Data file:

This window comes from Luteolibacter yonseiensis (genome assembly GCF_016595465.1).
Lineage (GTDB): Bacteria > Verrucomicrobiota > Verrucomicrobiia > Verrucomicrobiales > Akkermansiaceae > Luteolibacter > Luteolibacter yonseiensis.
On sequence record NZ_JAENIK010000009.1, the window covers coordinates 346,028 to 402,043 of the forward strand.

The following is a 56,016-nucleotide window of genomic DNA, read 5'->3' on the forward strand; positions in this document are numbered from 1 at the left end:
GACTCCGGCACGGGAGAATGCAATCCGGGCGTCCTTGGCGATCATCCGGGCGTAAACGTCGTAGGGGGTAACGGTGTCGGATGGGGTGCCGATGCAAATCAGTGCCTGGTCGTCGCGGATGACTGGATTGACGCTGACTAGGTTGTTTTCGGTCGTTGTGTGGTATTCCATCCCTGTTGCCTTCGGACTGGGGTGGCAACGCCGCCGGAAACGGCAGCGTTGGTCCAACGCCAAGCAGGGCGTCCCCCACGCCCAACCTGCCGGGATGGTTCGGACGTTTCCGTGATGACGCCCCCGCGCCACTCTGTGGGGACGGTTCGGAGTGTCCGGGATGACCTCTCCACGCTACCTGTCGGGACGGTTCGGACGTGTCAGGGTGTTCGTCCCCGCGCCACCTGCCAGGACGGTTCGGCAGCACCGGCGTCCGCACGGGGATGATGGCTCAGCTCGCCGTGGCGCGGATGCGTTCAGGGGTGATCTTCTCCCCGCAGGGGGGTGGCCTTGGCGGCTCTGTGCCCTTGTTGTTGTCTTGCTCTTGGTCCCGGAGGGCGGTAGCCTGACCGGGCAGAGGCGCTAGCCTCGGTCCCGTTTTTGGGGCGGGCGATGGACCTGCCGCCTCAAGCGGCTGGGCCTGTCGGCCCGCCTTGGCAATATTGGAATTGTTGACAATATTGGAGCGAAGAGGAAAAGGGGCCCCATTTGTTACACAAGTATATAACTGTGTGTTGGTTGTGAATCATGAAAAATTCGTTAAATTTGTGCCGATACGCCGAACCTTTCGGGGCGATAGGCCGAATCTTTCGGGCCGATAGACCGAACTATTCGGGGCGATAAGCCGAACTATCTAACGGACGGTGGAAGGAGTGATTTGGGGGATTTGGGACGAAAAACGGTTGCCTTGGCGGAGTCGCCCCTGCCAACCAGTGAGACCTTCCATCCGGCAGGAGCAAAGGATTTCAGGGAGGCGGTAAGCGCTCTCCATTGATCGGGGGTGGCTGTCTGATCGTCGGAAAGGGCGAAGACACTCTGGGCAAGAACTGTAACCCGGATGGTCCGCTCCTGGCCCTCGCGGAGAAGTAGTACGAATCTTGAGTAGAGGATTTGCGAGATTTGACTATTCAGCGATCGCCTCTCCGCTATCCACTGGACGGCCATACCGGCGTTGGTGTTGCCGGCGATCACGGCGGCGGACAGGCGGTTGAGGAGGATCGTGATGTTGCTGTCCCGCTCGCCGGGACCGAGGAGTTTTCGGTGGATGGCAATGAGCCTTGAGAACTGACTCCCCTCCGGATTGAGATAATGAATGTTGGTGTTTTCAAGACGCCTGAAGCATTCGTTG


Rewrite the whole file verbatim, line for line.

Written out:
This window comes from Luteolibacter yonseiensis (genome assembly GCF_016595465.1).
Lineage (GTDB): Bacteria > Verrucomicrobiota > Verrucomicrobiia > Verrucomicrobiales > Akkermansiaceae > Luteolibacter > Luteolibacter yonseiensis.
On sequence record NZ_JAENIK010000009.1, the window covers coordinates 346,028 to 402,043 of the forward strand.

The following is a 56,016-nucleotide window of genomic DNA, read 5'->3' on the forward strand; positions in this document are numbered from 1 at the left end:
GACTCCGGCACGGGAGAATGCAATCCGGGCGTCCTTGGCGATCATCCGGGCGTAAACGTCGTAGGGGGTAACGGTGTCGGATGGGGTGCCGATGCAAATCAGTGCCTGGTCGTCGCGGATGACTGGATTGACGCTGACTAGGTTGTTTTCGGTCGTTGTGTGGTATTCCATCCCTGTTGCCTTCGGACTGGGGTGGCAACGCCGCCGGAAACGGCAGCGTTGGTCCAACGCCAAGCAGGGCGTCCCCCACGCCCAACCTGCCGGGATGGTTCGGACGTTTCCGTGATGACGCCCCCGCGCCACTCTGTGGGGACGGTTCGGAGTGTCCGGGATGACCTCTCCACGCTACCTGTCGGGACGGTTCGGACGTGTCAGGGTGTTCGTCCCCGCGCCACCTGCCAGGACGGTTCGGCAGCACCGGCGTCCGCACGGGGATGATGGCTCAGCTCGCCGTGGCGCGGATGCGTTCAGGGGTGATCTTCTCCCCGCAGGGGGGTGGCCTTGGCGGCTCTGTGCCCTTGTTGTTGTCTTGCTCTTGGTCCCGGAGGGCGGTAGCCTGACCGGGCAGAGGCGCTAGCCTCGGTCCCGTTTTTGGGGCGGGCGATGGACCTGCCGCCTCAAGCGGCTGGGCCTGTCGGCCCGCCTTGGCAATATTGGAATTGTTGACAATATTGGAGCGAAGAGGAAAAGGGGCCCCATTTGTTACACAAGTATATAACTGTGTGTTGGTTGTGAATCATGAAAAATTCGTTAAATTTGTGCCGATACGCCGAACCTTTCGGGGCGATAGGCCGAATCTTTCGGGCCGATAGACCGAACTATTCGGGGCGATAAGCCGAACTATCTAACGGACGGTGGAAGGAGTGATTTGGGGGATTTGGGACGAAAAACGGTTGCCTTGGCGGAGTCGCCCCTGCCAACCAGTGAGACCTTCCATCCGGCAGGAGCAAAGGATTTCAGGGAGGCGGTAAGCGCTCTCCATTGATCGGGGGTGGCTGTCTGATCGTCGGAAAGGGCGAAGACACTCTGGGCAAGAACTGTAACCCGGATGGTCCGCTCCTGGCCCTCGCGGAGAAGTAGTACGAATCTTGAGTAGAGGATTTGCGAGATTTGACTATTCAGCGATCGCCTCTCCGCTATCCACTGGACGGCCATACCGGCGTTGGTGTTGCCGGCGATCACGGCGGCGGACAGGCGGTTGAGGAGGATCGTGATGTTGCTGTCCCGCTCGCCGGGACCGAGGAGTTTTCGGTGGATGGCAATGAGCCTTGAGAACTGACTCCCCTCCGGATTGAGATAATGAATGTTGGTGTTTTCAAGACGCCTGAAGCATTCGTTG